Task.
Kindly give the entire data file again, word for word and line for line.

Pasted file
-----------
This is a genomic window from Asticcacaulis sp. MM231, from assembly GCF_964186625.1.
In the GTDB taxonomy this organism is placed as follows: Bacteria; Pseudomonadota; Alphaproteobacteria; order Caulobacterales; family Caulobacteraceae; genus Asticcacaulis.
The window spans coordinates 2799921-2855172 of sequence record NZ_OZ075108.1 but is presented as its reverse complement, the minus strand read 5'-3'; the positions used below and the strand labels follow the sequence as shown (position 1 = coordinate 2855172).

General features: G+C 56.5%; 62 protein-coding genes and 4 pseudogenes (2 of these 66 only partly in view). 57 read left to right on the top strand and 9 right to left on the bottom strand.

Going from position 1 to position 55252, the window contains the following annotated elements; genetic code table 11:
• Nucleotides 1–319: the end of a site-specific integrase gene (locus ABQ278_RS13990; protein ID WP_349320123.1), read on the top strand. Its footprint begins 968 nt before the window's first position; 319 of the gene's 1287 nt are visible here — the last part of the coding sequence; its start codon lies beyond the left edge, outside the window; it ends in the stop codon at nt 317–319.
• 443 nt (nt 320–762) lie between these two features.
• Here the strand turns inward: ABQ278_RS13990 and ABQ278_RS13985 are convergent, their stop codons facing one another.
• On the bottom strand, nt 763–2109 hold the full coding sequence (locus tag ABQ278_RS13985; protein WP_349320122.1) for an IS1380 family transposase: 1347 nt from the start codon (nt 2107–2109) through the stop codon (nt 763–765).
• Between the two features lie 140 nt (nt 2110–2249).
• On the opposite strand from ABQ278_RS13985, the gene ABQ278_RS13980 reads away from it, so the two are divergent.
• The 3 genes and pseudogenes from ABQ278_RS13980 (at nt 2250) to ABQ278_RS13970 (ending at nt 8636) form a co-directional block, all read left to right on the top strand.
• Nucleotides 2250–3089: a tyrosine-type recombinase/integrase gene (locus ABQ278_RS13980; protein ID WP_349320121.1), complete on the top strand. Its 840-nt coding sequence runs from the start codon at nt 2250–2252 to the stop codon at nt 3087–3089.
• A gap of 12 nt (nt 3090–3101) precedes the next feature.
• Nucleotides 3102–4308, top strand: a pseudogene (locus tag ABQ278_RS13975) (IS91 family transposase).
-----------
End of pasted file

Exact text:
This is a genomic window from Asticcacaulis sp. MM231, from assembly GCF_964186625.1.
In the GTDB taxonomy this organism is placed as follows: Bacteria; Pseudomonadota; Alphaproteobacteria; order Caulobacterales; family Caulobacteraceae; genus Asticcacaulis.
The window spans coordinates 2799921-2855172 of sequence record NZ_OZ075108.1 but is presented as its reverse complement, the minus strand read 5'-3'; the positions used below and the strand labels follow the sequence as shown (position 1 = coordinate 2855172).

General features: G+C 56.5%; 62 protein-coding genes and 4 pseudogenes (2 of these 66 only partly in view). 57 read left to right on the top strand and 9 right to left on the bottom strand.

Going from position 1 to position 55252, the window contains the following annotated elements; genetic code table 11:
• Nucleotides 1–319: the end of a site-specific integrase gene (locus ABQ278_RS13990; protein ID WP_349320123.1), read on the top strand. Its footprint begins 968 nt before the window's first position; 319 of the gene's 1287 nt are visible here — the last part of the coding sequence; its start codon lies beyond the left edge, outside the window; it ends in the stop codon at nt 317–319.
• 443 nt (nt 320–762) lie between these two features.
• Here the strand turns inward: ABQ278_RS13990 and ABQ278_RS13985 are convergent, their stop codons facing one another.
• On the bottom strand, nt 763–2109 hold the full coding sequence (locus tag ABQ278_RS13985; protein WP_349320122.1) for an IS1380 family transposase: 1347 nt from the start codon (nt 2107–2109) through the stop codon (nt 763–765).
• Between the two features lie 140 nt (nt 2110–2249).
• On the opposite strand from ABQ278_RS13985, the gene ABQ278_RS13980 reads away from it, so the two are divergent.
• The 3 genes and pseudogenes from ABQ278_RS13980 (at nt 2250) to ABQ278_RS13970 (ending at nt 8636) form a co-directional block, all read left to right on the top strand.
• Nucleotides 2250–3089: a tyrosine-type recombinase/integrase gene (locus ABQ278_RS13980; protein ID WP_349320121.1), complete on the top strand. Its 840-nt coding sequence runs from the start codon at nt 2250–2252 to the stop codon at nt 3087–3089.
• A gap of 12 nt (nt 3090–3101) precedes the next feature.
• Nucleotides 3102–4308, top strand: a pseudogene (locus tag ABQ278_RS13975) (IS91 family transposase).